Spring is here and Arbor Day is a perfect holiday to go along with our spring celebrations and learning. Find some wonderful fiction and nonfiction Arbor Day readings to enhance your plans.
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The last Friday in April is the day designated for National Arbor Day. However, because of the wide variety of ideal tree-planting times, states may have their own celebrations on a different day. Teach your elementary students more about the day by reading these classic books, or even watching a Peanuts episode.
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Arbor Day Square
Arbor Day Square by Kathryn O. Galbraith and Illustrated by Cyd Moore
Papa and Katie have joined with other settlers on the prairie to build a beautiful town square. The folks decided that, in order for it to feel like home, they need trees. “Trees for climbing, trees for shade, trees for fruit and warm winter fires, trees for birds and trees for beauty." They all work hard every year to add trees to the town square and, as time passes, Katie grows to appreciate the fruits of the labor. By the end she shows her own daughter how to plant a tree. The book also contains Arbor Day facts.
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Poetress by Douglas Florian
For poetry readings to use in the celebration this is the perfect selection. The book has been produced vertically using two pages to show a tall tree with a poem. The fascinating illustrations use mixed-media artwork and the authors word play make this a delightful addition to your lesson plans. Complete with a “Glossatree"-a glossary of terms. The book covers such trees as Giant Sequoias, Banyan and Monkey Trees.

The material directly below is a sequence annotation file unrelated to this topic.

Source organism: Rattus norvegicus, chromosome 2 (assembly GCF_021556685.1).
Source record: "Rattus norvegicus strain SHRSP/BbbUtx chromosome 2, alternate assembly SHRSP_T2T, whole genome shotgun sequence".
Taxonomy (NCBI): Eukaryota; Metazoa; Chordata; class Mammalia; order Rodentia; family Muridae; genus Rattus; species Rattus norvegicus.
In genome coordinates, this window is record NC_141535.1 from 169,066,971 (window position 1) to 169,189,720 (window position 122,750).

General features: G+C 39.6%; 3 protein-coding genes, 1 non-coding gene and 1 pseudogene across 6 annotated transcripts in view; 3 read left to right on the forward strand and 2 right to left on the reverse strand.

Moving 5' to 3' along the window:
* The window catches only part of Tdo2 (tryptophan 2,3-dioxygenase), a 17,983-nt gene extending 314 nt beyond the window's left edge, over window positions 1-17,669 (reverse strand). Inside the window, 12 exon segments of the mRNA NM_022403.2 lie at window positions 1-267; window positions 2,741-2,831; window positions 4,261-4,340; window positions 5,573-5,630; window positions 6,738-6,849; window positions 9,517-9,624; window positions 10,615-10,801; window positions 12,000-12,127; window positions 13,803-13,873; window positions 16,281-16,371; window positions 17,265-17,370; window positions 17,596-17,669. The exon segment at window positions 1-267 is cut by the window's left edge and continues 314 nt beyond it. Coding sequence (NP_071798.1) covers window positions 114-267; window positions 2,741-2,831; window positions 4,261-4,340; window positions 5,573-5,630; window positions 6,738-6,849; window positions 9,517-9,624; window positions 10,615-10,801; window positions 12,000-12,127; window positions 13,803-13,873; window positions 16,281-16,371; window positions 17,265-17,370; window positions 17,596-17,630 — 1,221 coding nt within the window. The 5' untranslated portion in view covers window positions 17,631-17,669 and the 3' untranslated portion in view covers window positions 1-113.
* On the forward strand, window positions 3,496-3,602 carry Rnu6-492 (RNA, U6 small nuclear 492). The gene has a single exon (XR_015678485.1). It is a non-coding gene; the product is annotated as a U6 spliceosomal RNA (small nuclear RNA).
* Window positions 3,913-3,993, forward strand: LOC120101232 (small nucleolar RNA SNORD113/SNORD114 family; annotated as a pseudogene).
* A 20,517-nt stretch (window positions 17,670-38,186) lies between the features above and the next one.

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Arbor Day by Kelly Bennett
This is a “Read-About Holidays" Rookie reader complete with beautiful photographs. The simple text describes the importance of trees, the history of the first Arbor Day and the products we obtain from trees. Included are suggestions for Arbor Day activities and a picture dictionary.
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Our Tree Named Steve
Our Tree Named Steve by Alan Zweibel and illustrated by David Catrow
The story traces how a growing family has enjoyed a special tree in their yard, a tree they have named Steve. (The youngest child could not pronounce the word “tree") The tree has held a swing, acted as a base in a baseball game and so much more. Then something happens. This book uses a different angle to show the importance of trees. The illustrations are a great fit with the story,too.
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Crinkleroot's Guide to Knowing Trees
Crinkleroot’s Guide to Knowing Trees written and illustrated by Jim Arnosky
Old man Crinkleroot takes a walk through the woods to point out the kinds of trees, the need for trees and even the importance of dead trees as part of the forest ecology. The book is done with watercolor illustrations.
Arbor Day happens to be at the same time baseball season starts. You know how Charlie Brown loves baseball season! With Arbor Day in mind the team decides to spruce up the baseball field to surprise Charlie Brown. That’s when the trouble begins!
This set of Peanuts TV specials from the 1970's has been remastered and is available in libraries in DVD format.
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My Mother Talks to Trees
My Mother Talks To Trees by Doris Gove and Marilynn H. Mallory
How embarrassing it is to have a mother who talks to trees as she walks through the neighborhood! She cheers them on through a rough winter and into the spring. Despite herself the daughter learns about trees: kinds of trees and associated vocabulary along the way. Will she follow in her mother’s footsteps?
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The selections here for Arbor Day readings include a variety of fiction and nonfiction. They all provide information and instill the importance of trees. Your students should be inspired to plant and care for trees as we all seek to improve our environment.
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This Arbor Day website give an enormous amount of tree related information and also provides ideas for the classroom. Included is a calendar/map of each state's individual celebration date.